THROWBACK THURSDAY: GREEN LIGHT by Benjamin Stevenson (Michael Joseph, $A32.99). Originally published September 2018.
In the past year most of the attention in Australian crime fiction has understandably been on the rise of ‘outback noir’, led by Jane Harper and Chris Hammer, or on Dervla McTiernan’s impressive mysteries featuring Galway Detective Cormac Reilly.
One book which slipped somewhat between the cracks last year was Benjamin Stevenson’s impressive debut Green Light, which I thought was the equal of the 2018 offerings by Harper and Hammer.
Four years ago, Curtis Wade was convicted of the murder of Eliza Dacey in the small wine making town of Birravale in rural New South Wales. The conviction relied on some circumstantial evidence and a popular TV documentary by Jack Quick subsequently raised several questions about the police investigation. It also threw doubt on Wade’s guilt and convinced large swathes of the public that he was innocent. The courts agreed and following a retrial Wade was acquitted of murder. But Jack kept one vital piece of evidence out of his documentary and when a similar murder occurs, he begins to worry that he has allowed a killer to walk free. Determined to get to the truth this time, Jack returns to the unwelcoming town of Birravale to find out what really happened to Eliza.
This well-written and compelling novel grabs attention from the first page. Jack is a flawed, but very engaging character with his own secrets, and the reader is quickly caught up in his quest to find the truth. The town of Birravale and its unfriendly inhabitants are well sketched and the background information about wine making and television production is seamlessly woven into the story and is quite interesting. Importantly the novel is underpinned by a very clever crime story that moves along at a good pace and will keep you guessing all the way to the final surprising twist.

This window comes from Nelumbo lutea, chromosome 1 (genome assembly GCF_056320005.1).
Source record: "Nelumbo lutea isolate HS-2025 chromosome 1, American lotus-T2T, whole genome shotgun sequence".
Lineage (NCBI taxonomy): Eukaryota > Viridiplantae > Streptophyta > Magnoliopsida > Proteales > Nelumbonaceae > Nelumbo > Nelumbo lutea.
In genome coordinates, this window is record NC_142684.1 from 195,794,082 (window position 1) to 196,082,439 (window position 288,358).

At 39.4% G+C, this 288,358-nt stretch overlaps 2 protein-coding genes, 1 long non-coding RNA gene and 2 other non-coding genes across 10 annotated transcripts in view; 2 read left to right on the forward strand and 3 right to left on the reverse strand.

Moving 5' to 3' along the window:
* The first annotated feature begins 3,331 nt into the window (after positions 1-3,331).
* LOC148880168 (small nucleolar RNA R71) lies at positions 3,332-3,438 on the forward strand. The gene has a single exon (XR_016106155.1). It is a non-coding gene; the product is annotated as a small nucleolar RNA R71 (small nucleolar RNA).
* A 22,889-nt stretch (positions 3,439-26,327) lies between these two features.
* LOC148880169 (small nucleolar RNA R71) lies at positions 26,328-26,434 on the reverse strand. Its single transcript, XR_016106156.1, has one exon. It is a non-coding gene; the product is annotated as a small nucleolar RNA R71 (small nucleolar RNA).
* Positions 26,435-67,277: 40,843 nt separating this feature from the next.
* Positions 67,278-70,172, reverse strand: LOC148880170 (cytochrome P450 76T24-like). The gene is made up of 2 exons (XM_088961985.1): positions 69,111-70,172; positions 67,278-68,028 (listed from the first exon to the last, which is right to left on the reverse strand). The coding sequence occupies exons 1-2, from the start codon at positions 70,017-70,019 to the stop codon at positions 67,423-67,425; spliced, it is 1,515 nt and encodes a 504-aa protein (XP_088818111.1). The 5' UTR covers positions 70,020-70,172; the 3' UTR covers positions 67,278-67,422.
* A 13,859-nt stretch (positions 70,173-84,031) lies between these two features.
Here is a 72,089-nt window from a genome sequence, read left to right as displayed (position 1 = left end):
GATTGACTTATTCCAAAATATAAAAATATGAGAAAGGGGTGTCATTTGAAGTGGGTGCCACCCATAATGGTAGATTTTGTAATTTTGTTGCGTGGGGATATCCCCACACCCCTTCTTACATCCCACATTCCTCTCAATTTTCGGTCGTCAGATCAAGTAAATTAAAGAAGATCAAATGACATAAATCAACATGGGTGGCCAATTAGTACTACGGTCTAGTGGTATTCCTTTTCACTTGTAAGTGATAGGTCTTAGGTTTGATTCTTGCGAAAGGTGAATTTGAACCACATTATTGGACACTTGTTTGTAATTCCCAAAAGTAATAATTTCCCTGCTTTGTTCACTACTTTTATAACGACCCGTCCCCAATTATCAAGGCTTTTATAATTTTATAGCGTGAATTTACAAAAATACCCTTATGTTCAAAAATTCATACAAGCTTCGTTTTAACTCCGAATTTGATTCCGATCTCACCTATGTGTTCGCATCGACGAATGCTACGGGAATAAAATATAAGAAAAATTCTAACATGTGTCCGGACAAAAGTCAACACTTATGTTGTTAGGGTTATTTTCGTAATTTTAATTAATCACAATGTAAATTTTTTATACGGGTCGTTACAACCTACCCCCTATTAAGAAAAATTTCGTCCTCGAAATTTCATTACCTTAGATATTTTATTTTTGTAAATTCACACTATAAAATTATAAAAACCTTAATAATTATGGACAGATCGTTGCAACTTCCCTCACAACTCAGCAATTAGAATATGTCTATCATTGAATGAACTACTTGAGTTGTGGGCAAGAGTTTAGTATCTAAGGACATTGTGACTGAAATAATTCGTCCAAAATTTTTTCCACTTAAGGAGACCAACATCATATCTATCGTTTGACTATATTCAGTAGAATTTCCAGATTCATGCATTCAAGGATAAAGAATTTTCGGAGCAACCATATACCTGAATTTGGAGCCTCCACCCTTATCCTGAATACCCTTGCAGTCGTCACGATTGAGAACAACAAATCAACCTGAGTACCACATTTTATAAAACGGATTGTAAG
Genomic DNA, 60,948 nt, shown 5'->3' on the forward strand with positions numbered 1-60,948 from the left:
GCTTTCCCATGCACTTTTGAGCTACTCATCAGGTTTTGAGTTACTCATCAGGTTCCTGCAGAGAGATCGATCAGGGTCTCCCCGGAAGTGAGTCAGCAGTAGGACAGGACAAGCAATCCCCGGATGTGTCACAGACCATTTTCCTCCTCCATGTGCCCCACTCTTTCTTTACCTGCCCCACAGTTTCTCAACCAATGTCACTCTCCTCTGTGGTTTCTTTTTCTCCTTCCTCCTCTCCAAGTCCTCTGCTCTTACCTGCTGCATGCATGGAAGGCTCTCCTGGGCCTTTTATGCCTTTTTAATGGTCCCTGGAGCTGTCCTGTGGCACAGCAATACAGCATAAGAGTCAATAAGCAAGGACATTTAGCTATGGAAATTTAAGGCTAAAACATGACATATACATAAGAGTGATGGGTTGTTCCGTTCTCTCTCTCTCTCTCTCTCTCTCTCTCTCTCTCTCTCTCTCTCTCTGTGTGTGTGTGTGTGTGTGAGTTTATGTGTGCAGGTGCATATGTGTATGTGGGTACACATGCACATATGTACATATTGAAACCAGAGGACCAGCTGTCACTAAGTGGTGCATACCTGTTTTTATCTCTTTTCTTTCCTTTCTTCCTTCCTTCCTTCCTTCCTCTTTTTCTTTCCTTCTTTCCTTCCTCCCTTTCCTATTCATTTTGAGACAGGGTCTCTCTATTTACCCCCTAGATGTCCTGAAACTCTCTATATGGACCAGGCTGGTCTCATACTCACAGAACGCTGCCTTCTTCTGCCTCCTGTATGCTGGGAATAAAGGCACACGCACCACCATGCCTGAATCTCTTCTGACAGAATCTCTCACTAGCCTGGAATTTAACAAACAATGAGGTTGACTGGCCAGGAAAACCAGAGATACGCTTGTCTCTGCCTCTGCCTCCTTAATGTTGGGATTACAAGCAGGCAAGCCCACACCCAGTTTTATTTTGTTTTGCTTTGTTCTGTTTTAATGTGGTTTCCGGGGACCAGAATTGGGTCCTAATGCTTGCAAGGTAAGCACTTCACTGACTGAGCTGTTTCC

An extra dimension to Green Light is Stevenson’s reflections on the true-crime phenomena and the role it plays in shifting public opinion. As Jack admits early in the book:
“He wasn’t a detective. He wasn’t even a journalist…His job was just to tell a story…It didn’t really matter if it was the truth or not. It was just a TV show.”
It is a theme that Stevenson pursues throughout the book and he makes some good points about truth and justice and the influence of television. Another positive to the book is the setting of Birravale. It is nice for once to a read a rural Australian crime novel that is not set in a decaying town in the middle of a drought! Birravale is supported by a prosperous wine making industry and the weather seems relatively mild. It is a good depiction of the wine making country north of Sydney.
Above all else, Green Light is a good crime novel with a clever and surprising plot. Four and a half stars out of five.
Green Light is scheduled to be released in the United Kingdom in August and September by two different publishers with two different titles: Trust Me When I Lie (Sourcebooks Landmark) and She Lies In The Vines (Hodder). Under any title it is a great read and well worth tracking down.
An earlier shorter version of this review originally appeared in the Canberra Weekly in 2018 and in issue 84 of Deadly Pleasures.